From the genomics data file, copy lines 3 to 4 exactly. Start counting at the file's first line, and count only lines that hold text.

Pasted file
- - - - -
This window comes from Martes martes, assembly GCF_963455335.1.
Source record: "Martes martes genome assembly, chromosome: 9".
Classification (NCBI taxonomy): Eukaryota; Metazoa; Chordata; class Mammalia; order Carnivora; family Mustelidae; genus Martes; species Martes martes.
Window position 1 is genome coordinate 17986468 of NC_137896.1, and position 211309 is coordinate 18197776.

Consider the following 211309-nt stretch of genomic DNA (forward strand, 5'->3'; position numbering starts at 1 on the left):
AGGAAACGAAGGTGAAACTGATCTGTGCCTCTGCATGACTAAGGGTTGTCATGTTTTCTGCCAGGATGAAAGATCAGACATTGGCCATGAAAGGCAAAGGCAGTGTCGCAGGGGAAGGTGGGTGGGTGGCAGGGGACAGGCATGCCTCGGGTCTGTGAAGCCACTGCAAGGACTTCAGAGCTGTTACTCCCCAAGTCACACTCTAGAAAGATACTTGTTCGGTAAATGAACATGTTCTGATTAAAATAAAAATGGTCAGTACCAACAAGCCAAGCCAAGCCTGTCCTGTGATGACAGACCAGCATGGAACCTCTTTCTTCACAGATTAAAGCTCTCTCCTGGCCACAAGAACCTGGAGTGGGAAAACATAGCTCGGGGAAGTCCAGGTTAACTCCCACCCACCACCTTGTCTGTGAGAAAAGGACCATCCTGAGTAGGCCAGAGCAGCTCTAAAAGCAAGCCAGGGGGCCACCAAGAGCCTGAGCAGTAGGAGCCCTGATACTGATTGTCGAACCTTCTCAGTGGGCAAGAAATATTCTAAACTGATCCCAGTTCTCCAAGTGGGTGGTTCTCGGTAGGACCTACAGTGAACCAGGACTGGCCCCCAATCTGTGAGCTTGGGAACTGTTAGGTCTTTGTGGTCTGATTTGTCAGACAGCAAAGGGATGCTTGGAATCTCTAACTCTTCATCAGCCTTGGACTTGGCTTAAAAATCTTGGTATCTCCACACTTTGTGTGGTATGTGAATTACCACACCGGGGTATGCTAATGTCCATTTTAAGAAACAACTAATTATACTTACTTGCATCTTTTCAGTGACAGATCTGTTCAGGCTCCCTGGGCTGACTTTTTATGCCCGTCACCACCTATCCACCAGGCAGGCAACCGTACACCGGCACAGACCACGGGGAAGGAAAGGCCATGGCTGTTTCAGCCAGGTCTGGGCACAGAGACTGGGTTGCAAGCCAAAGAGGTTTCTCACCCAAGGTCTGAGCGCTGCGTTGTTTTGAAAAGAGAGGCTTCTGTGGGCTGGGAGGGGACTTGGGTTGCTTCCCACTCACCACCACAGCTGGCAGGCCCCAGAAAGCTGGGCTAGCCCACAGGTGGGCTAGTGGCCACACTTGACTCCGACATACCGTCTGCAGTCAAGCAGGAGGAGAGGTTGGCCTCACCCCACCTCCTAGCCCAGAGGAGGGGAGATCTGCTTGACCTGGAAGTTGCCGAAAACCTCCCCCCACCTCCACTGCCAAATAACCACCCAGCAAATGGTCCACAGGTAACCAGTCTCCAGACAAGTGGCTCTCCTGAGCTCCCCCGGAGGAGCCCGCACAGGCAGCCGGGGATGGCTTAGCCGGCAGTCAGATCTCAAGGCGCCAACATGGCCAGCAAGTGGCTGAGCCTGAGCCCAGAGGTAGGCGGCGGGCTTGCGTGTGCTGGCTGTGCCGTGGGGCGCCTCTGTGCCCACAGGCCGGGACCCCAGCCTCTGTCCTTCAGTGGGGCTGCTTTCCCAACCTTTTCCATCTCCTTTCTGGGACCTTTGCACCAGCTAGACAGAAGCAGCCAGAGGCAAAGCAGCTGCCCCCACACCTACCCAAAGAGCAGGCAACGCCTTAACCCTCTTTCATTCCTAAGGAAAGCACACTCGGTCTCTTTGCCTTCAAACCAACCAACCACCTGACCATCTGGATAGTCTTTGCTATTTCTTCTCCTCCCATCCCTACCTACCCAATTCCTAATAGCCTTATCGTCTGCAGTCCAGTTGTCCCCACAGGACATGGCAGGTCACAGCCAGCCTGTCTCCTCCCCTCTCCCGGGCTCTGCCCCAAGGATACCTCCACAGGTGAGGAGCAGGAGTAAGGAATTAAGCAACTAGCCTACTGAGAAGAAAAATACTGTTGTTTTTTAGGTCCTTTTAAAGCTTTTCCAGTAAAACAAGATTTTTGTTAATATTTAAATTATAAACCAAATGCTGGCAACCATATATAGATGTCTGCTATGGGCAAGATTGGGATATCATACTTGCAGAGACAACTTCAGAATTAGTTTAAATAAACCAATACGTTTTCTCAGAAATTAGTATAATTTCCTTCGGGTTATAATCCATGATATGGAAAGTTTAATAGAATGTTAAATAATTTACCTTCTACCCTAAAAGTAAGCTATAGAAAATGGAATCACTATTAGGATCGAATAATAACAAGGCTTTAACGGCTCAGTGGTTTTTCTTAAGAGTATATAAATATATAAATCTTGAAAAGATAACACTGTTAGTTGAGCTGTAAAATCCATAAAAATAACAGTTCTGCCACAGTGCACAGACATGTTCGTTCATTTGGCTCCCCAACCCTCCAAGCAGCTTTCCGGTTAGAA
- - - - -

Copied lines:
Classification (NCBI taxonomy): Eukaryota; Metazoa; Chordata; class Mammalia; order Carnivora; family Mustelidae; genus Martes; species Martes martes.
Window position 1 is genome coordinate 17986468 of NC_137896.1, and position 211309 is coordinate 18197776.